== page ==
2000: “The Magic City,” a group exhibition at Brent Sikkema Gallery, New York, N.Y., is first collaboration with curator Trevor Schoonmaker.
2003: “Black President: The Art and Legacy of Fela Anikulapo-Kuti” opens at New Museum, New York, N.Y. Curated by Schoonmaker, it features “Fela” Amen, Amen, Amen, Amen” (2002) the first figure painting Hendricks completed since his 18-year hiatus making portraits.
2006: Hendricks participates in Whitney Biennial. “This is my third group exhibition at the Whitney and the first time I have shown photographs. I was gratified that my provocative Ku Klux Klan images were selected for inclusion in this show.”
This work was offered for sale at Sotheby’s in May 2017. Lot 189: BARKLEY HENDRICKS, “Innocence & Friend,” 1977 (oil and aluminum leaf on canvas, in two parts). | Estimate $100,000-$150,000. Sold for $396,500 (including fees)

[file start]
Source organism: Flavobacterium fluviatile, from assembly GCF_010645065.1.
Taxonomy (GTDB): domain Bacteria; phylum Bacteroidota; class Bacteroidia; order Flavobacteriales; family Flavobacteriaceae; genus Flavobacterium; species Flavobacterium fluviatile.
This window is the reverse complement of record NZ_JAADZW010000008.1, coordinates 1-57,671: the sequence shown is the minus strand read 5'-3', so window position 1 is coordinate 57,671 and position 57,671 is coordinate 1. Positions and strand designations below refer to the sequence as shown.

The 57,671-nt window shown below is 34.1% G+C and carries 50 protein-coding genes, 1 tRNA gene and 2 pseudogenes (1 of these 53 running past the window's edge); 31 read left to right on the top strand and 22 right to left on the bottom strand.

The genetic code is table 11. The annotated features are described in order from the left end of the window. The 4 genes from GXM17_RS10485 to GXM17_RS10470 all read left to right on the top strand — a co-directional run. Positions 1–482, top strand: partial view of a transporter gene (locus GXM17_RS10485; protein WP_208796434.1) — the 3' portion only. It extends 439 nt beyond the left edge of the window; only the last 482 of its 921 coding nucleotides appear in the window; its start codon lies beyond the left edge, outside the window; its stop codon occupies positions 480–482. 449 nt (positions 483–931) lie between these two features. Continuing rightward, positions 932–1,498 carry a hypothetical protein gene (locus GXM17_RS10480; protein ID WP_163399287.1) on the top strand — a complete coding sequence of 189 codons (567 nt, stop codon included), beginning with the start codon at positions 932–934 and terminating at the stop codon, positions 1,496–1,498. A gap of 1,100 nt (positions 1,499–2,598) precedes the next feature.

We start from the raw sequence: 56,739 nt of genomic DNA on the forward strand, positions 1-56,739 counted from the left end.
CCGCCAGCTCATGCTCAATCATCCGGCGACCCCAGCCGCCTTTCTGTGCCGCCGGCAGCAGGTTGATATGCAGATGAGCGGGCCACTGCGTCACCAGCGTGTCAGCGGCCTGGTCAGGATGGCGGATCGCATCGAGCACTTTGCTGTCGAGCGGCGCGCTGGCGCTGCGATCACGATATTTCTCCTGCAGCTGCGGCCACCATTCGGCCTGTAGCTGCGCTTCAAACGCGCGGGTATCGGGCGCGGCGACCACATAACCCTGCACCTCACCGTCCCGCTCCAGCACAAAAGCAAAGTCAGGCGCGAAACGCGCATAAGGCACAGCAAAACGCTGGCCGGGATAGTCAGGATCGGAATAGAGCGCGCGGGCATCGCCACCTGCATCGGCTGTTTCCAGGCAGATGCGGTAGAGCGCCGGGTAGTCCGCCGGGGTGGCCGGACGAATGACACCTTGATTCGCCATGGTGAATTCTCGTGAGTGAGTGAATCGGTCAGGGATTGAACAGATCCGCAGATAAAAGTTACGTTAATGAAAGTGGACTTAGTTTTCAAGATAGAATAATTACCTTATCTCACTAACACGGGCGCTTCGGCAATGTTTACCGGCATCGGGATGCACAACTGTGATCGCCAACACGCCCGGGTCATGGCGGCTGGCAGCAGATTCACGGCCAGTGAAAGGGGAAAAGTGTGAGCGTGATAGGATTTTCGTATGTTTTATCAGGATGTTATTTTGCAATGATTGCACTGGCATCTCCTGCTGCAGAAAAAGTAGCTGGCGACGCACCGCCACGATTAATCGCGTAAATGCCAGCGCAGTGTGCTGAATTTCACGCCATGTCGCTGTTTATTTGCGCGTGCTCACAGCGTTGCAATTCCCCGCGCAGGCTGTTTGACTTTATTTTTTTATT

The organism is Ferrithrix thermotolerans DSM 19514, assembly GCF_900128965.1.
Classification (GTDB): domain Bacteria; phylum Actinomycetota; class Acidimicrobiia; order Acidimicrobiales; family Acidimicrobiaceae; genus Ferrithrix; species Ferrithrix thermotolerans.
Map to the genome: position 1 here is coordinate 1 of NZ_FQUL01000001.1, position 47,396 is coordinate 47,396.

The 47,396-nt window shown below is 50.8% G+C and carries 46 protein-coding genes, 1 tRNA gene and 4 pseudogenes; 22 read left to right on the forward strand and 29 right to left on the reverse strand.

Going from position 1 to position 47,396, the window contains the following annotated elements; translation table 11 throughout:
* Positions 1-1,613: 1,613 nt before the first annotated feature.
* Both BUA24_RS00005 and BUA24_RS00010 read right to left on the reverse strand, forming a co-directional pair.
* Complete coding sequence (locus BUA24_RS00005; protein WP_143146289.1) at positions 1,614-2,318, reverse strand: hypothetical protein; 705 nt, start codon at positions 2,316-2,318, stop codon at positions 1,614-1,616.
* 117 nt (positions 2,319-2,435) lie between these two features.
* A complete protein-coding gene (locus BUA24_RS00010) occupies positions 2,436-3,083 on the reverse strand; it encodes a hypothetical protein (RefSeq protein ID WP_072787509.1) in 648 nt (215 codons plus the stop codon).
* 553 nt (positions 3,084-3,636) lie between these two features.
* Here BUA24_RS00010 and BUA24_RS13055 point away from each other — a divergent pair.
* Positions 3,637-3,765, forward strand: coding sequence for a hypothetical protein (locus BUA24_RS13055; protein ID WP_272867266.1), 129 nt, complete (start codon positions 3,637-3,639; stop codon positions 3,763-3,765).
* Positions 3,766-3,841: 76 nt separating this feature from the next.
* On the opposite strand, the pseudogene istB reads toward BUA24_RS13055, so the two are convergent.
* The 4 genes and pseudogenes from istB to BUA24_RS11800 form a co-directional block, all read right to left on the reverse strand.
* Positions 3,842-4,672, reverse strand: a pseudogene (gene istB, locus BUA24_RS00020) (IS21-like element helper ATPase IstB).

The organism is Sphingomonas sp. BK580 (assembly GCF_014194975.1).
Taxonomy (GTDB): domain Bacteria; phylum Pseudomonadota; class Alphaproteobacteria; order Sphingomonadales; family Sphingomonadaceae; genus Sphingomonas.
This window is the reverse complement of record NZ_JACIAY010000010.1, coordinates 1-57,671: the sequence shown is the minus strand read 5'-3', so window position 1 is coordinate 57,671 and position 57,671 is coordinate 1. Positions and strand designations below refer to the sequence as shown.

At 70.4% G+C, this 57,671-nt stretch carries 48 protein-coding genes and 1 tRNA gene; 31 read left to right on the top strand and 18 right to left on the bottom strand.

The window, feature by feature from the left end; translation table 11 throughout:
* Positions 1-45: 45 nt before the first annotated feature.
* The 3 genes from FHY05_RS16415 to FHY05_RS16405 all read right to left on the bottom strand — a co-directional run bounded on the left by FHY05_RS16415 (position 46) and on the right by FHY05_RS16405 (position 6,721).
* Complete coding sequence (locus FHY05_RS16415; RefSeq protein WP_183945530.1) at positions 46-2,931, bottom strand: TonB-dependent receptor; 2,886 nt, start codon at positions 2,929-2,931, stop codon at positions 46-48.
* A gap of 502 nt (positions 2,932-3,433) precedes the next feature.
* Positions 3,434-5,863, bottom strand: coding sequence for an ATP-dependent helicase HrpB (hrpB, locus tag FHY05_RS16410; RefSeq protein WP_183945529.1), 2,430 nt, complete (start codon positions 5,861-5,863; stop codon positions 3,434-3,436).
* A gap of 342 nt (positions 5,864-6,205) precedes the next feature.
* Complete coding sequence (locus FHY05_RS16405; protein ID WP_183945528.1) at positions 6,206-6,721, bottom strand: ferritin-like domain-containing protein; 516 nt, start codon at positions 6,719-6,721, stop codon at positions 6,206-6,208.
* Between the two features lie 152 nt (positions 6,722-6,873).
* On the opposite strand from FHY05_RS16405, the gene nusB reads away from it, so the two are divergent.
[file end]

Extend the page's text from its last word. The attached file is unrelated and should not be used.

Hearing directly from Hendricks about his life and work brings the chronology life. The catalog’s greatest reward is the opportunity to spend time studying Hendricks’s powerful “people paintings,” including works from his “limited palette” series, many images of women, various self portraits, and large-scale double, triple and multiple portraits.
Of course, there is no substitute for experiencing the paintings in person. Powell, the Duke University art historian, testifies to the benefits of viewing the works repeatedly and considering them anew. In his essay he writes: “Every intermittent sighting of Barkley L. Hendricks’s work over the past few decades has been a revelation. Paintings previously seen (and about which I claimed some critical expertise) were invariably a surprise and an art historical conundrum to behold again and again.” CT